To pay for the estimated $162 million project, the council approved a tax increase that would cost the owner of a typical home about $20 more next year in property taxes. That's based on an average countywide assessed home value of $223,000.
The actions capped off the process for drafting a 2014 county budget. Executive John Lovick has 10 working days to sign or veto the spending plan after it is turned over to him, later this week.
"There's no doubt in my mind that we need a new courthouse, but this was a very challenging decision," Council Chairwoman Stephanie Wright said in a written statement. "We're committed to spending our taxpayers' money wisely to build a facility that will serve the public effectively for the next 75 years."
The property-tax motions passed on a 4-1 vote, with Republican Councilman John Koster opposed.
The council supported the more expensive parking lot site for the courthouse by a 3-2 vote. Democratic Councilman Dave Gossett sided with Koster on the losing end of that vote, but said he would support paying for the building that the other members approved.
"The decision is made," Gossett said. "We need to build a courthouse and we need to pay for it."
The overall operating budget for 2014 will be about $228.5 million, about 7 percent more than the $213 million allotted for 2013.
The budget also includes 1 percent increases in the levies that pay for road projects in unincorporated areas and the Conservation Futures Program for preserving parks and natural areas.
Koster has never disputed the need for a new courthouse, but had hoped to pursue the least-expensive option on the table.
"It's always amazing to me to see how these projects always seem to grow and grow and grow over time," he said.
Koster also disagreed with authorizing the debt without putting the issue to voters. In his mind, it would have been better to put a bond proposal on the ballot, as the council attempted to do in 2008 before the proposal was vetoed by then-Executive Aaron Reardon.
The new courthouse would be built on the parking lot at the corner of Oakes Avenue and Wall Street.
It will have room for Superior and District courts, the Clerk's Office, the Office of Public Defense and the Prosecuting Attorney's Office.
"The courthouse is the face of county government -- it's where people come for adoptions and marriage licenses and court proceedings," Lovick said in a statement. "A new building gives us the chance to put our best face forward to serve our county residents."
The council also considered building on the plaza next to the existing courthouse. That option would have cost less, with a base price of $110 million for seven stories or $120 million for nine stories.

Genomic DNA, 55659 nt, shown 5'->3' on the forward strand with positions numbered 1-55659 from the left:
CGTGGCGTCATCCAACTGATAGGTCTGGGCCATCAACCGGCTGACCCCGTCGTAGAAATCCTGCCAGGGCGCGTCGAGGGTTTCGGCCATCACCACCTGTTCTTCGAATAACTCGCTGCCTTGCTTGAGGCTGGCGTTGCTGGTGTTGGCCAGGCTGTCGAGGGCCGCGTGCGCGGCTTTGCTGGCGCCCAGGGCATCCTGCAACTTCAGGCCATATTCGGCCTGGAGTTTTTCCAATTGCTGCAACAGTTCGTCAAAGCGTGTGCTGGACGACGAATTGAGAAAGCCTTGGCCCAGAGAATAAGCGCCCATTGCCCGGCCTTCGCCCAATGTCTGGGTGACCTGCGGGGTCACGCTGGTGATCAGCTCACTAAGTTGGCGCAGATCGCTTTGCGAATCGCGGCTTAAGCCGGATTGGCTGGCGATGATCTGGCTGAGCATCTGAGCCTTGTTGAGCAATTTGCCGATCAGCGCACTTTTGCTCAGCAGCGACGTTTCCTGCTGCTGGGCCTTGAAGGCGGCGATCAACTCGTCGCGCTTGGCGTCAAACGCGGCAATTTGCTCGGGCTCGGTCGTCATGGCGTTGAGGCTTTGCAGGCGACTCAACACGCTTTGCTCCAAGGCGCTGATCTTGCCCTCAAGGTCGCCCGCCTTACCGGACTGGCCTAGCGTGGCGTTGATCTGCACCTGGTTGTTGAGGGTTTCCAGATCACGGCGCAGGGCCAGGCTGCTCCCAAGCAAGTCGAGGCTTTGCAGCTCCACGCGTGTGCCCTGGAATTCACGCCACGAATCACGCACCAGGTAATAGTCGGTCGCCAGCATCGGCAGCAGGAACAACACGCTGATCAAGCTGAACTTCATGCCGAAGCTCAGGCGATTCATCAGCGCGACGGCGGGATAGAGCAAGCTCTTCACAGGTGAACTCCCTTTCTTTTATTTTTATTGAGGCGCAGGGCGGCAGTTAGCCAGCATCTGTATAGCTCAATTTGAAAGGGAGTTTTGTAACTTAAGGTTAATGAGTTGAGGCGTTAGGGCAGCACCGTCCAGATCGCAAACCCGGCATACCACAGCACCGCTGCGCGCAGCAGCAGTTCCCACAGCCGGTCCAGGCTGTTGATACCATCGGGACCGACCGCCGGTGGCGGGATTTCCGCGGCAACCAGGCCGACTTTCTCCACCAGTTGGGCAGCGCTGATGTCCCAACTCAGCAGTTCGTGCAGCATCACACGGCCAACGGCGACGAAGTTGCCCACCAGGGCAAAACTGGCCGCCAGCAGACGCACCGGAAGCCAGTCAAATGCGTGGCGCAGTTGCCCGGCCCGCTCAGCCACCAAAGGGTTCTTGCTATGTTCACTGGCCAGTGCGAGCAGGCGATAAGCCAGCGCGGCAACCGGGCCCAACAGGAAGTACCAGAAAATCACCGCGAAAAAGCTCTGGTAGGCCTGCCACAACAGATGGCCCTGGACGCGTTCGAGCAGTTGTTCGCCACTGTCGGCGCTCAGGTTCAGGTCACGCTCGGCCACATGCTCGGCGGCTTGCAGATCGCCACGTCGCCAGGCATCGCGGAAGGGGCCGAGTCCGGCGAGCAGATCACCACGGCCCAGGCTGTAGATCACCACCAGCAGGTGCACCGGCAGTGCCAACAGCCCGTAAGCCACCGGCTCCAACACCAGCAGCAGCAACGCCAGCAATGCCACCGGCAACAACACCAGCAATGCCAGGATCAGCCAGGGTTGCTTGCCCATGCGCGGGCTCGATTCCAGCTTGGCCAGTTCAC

The path they took will carry a base price of $150 million. Another $12 million will pay for energy-efficiency features, demolition costs for the old building and relocating some offices into another county administration building. The extra amount also is earmarked for earthquake-proofing the building beyond what's required for a normal office building, if it can fit within budget. Also depending on budget, the county hopes to design security features to armor the future courthouse from truck bombs and other threats. That includes bullet-proof windows on some floors.
"It's important to do the right project," said Councilman Dave Somers, who recalled his grandmother reminding him about being "penny wise and pound foolish."
Before construction begins, the county will have to buy out or use eminent domain against private property owners on part of the block, including law offices and a bail bonds business.
The county also expects to re-configure a park on the corner of Wall Street and Rockefeller, said Rebecca Hover, Lovick's spokeswoman. Built in 1999, the park was named in honor of child homicide victim Matthew Parsons, who was 12 when his father beat him into a coma. Matthew died several years later.
If the courthouse construction timeline holds, the county hopes to spend next year acquiring property and taking steps to prepare the site, such as moving utilities. The bulk of the construction would take place in 2015 and 2016. Staff would be able to move in sometime in 2017.
It's not known whether the county will demolish the old courthouse right away.
Any future tenant would have to contend with some of the same issues that convinced the county to build from scratch, instead of renovating the 1960s building. Problems include poor plumbing, asbestos and obsolete elevators that are expensive to maintain. The building's concrete facades also are at risk of falling off during an earthquake.
Whatever happens to the old courthouse, the county plans to keep the adjacent Mission Building, built in 1911.
The 2014 budget increased the county's general levy by 8.56 percent. Just last week, the council had been discussing a smaller general levy increase of up to 7 percent.
The county earlier this year took out $75 million in bonds for the courthouse before realizing that the project was likely to cost much more. The change in expectations happened after Lovick took office in June and had his staff reviewed the plans formulated under Reardon's administration.
The property-tax increase is one of the ways county leaders plan to pay for the extra $87 million in anticipated costs that emerged from the decision-making process. They also expect to tap other revenue streams, such as excise taxes on property sales, which currently are being directed at debt that's almost paid off.
Noah Haglund: 425-339-3465; firstname.lastname@example.org.
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